By Annie Wu. Excerpted from The Epoch Times.

For Johnny Perez, the horrors of being placed in solitary confinement still remain fresh in his memory. More than 15 years ago, when Perez was a young teen, he was placed in solitary confinement for 60 days at the Otis Bantum Correctional Center on Rikers Island.

“It’s second by second, the attack on your soul,” Perez said, who now works as an advocate for the mentally ill at the Urban Justice Center.

Perez recalls having suicidal thoughts and crying so much that “you cry even when you run out of tears.” In addition, corrections officers often turned a blind eye to the violence that occurred among inmates.

“The abuses came out of pure neglect,” Perez said.

Perez was among the group of advocates and elected officials gathered at City Hall on Monday to call for an end to correction officers’ violence toward inmates and the excessive use of solitary confinement at Rikers Island, the city’s largest jail facility.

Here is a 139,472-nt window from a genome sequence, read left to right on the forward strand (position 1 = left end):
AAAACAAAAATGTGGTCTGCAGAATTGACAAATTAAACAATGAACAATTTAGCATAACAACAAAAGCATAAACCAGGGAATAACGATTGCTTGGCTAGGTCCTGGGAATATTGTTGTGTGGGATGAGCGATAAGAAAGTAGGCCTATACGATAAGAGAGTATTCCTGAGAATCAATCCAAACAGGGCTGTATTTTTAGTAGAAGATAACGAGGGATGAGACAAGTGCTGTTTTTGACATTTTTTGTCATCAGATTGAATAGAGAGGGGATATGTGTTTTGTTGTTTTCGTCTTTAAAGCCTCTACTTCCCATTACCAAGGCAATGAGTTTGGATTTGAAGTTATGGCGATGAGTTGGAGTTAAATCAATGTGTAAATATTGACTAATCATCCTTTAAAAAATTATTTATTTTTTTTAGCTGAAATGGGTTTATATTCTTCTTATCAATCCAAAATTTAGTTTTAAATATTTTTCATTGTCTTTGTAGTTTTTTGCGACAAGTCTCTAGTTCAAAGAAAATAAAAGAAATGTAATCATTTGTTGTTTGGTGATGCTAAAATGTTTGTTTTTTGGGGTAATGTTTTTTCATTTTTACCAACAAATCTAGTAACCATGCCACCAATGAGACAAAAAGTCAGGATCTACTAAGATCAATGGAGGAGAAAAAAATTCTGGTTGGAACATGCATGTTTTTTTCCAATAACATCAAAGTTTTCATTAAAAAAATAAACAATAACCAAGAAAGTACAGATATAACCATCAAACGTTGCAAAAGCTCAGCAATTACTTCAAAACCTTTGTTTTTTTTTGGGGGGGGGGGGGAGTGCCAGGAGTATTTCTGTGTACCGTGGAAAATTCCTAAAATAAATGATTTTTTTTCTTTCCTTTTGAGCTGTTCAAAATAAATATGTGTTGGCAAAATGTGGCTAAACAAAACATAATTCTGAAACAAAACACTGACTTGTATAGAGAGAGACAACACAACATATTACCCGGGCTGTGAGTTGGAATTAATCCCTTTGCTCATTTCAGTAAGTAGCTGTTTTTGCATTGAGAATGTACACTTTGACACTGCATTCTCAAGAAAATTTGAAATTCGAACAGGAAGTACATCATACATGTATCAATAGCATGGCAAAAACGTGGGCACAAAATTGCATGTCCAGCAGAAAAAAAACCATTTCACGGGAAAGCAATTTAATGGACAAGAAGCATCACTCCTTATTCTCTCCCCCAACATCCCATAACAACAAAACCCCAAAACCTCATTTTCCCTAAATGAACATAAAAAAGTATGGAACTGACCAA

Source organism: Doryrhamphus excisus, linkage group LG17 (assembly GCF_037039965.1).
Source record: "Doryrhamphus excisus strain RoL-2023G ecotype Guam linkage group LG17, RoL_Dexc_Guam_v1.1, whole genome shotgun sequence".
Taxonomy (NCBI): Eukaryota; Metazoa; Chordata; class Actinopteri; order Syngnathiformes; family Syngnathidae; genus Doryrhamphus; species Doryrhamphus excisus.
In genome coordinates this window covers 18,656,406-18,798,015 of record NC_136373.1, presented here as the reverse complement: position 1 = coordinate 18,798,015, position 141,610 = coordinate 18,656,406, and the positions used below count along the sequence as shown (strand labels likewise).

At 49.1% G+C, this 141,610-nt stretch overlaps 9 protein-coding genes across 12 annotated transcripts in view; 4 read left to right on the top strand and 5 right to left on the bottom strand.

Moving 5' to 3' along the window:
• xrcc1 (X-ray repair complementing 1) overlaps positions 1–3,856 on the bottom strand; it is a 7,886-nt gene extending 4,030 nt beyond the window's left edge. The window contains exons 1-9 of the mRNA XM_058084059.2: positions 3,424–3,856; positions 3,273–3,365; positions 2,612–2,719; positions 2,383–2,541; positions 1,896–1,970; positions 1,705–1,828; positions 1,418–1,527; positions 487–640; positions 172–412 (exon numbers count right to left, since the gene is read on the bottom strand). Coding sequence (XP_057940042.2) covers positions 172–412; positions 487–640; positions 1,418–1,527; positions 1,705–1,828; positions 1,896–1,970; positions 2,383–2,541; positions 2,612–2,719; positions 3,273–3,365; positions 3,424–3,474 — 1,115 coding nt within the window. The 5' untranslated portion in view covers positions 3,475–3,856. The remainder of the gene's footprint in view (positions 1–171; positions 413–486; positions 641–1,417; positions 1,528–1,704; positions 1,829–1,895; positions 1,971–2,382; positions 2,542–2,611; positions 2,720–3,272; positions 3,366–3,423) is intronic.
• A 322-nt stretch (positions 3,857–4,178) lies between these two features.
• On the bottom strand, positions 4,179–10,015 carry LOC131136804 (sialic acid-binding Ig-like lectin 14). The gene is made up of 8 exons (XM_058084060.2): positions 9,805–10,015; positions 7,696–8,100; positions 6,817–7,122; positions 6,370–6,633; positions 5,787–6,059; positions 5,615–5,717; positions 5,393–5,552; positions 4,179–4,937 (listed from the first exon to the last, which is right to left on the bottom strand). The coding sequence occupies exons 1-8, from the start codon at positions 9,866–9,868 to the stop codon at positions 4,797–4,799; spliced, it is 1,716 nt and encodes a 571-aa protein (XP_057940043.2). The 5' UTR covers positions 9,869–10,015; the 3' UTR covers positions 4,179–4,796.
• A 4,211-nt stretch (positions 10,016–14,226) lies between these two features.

NEWS: Rikers: Where Mental Illness Meets Brutality in Jail

By Michael Winerip and Michael Schwirtz. Excerpted from the New York Times.

After being arrested on a misdemeanor charge following a family dispute last year, Jose Bautista was unable to post $250 bail and ended up in a jail cell on Rikers Island.

A few days later, he tore his underwear, looped it around his neck and tried to hang himself from the cell’s highest bar. Four correction officers rushed in and cut him down. But instead of notifying medical personnel, they handcuffed Mr. Bautista, forced him to lie face down on the cell floor and began punching him with such force, according to New York City investigators, that he suffered a perforated bowel and needed emergency surgery.

Just a few weeks earlier, Andre Lane was locked in solitary confinement in a Rikers cellblock reserved for inmates with mental illnesses when he became angry at the guards for not giving him his dinner and splashed them with either water or urine. Correction officers handcuffed him to a gurney and transported him to a clinic examination room beyond the range of video cameras where, witnesses say, several guards beat him as members of the medical staff begged for them to stop. The next morning, the walls and cabinets of the examination room were still stained with Mr. Lane’s blood.